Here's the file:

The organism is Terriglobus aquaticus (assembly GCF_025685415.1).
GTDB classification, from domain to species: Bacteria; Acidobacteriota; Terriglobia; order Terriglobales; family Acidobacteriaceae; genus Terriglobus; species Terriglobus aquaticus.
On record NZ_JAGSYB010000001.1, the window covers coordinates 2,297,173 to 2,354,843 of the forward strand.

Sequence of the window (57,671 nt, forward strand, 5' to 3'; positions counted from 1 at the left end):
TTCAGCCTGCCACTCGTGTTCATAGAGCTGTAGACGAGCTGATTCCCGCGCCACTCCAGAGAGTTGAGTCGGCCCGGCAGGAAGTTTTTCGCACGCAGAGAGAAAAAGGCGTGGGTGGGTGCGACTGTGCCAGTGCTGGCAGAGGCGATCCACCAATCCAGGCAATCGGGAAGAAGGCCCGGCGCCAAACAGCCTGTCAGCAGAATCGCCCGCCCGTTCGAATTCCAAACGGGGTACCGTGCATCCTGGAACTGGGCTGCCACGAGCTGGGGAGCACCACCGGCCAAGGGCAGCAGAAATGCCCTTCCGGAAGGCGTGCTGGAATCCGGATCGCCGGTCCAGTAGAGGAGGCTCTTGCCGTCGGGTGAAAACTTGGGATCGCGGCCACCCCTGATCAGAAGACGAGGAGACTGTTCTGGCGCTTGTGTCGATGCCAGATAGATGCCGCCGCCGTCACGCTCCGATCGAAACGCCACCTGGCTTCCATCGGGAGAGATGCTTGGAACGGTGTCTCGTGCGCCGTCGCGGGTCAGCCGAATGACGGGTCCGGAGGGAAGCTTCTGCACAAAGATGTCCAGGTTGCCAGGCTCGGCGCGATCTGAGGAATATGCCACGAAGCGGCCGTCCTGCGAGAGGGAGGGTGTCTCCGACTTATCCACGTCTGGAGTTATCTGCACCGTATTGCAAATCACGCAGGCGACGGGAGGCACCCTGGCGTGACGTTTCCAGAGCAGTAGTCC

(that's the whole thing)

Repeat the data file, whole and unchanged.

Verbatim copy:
The organism is Terriglobus aquaticus (assembly GCF_025685415.1).
GTDB classification, from domain to species: Bacteria; Acidobacteriota; Terriglobia; order Terriglobales; family Acidobacteriaceae; genus Terriglobus; species Terriglobus aquaticus.
On record NZ_JAGSYB010000001.1, the window covers coordinates 2,297,173 to 2,354,843 of the forward strand.

Sequence of the window (57,671 nt, forward strand, 5' to 3'; positions counted from 1 at the left end):
TTCAGCCTGCCACTCGTGTTCATAGAGCTGTAGACGAGCTGATTCCCGCGCCACTCCAGAGAGTTGAGTCGGCCCGGCAGGAAGTTTTTCGCACGCAGAGAGAAAAAGGCGTGGGTGGGTGCGACTGTGCCAGTGCTGGCAGAGGCGATCCACCAATCCAGGCAATCGGGAAGAAGGCCCGGCGCCAAACAGCCTGTCAGCAGAATCGCCCGCCCGTTCGAATTCCAAACGGGGTACCGTGCATCCTGGAACTGGGCTGCCACGAGCTGGGGAGCACCACCGGCCAAGGGCAGCAGAAATGCCCTTCCGGAAGGCGTGCTGGAATCCGGATCGCCGGTCCAGTAGAGGAGGCTCTTGCCGTCGGGTGAAAACTTGGGATCGCGGCCACCCCTGATCAGAAGACGAGGAGACTGTTCTGGCGCTTGTGTCGATGCCAGATAGATGCCGCCGCCGTCACGCTCCGATCGAAACGCCACCTGGCTTCCATCGGGAGAGATGCTTGGAACGGTGTCTCGTGCGCCGTCGCGGGTCAGCCGAATGACGGGTCCGGAGGGAAGCTTCTGCACAAAGATGTCCAGGTTGCCAGGCTCGGCGCGATCTGAGGAATATGCCACGAAGCGGCCGTCCTGCGAGAGGGAGGGTGTCTCCGACTTATCCACGTCTGGAGTTATCTGCACCGTATTGCAAATCACGCAGGCGACGGGAGGCACCCTGGCGTGACGTTTCCAGAGCAGTAGTCC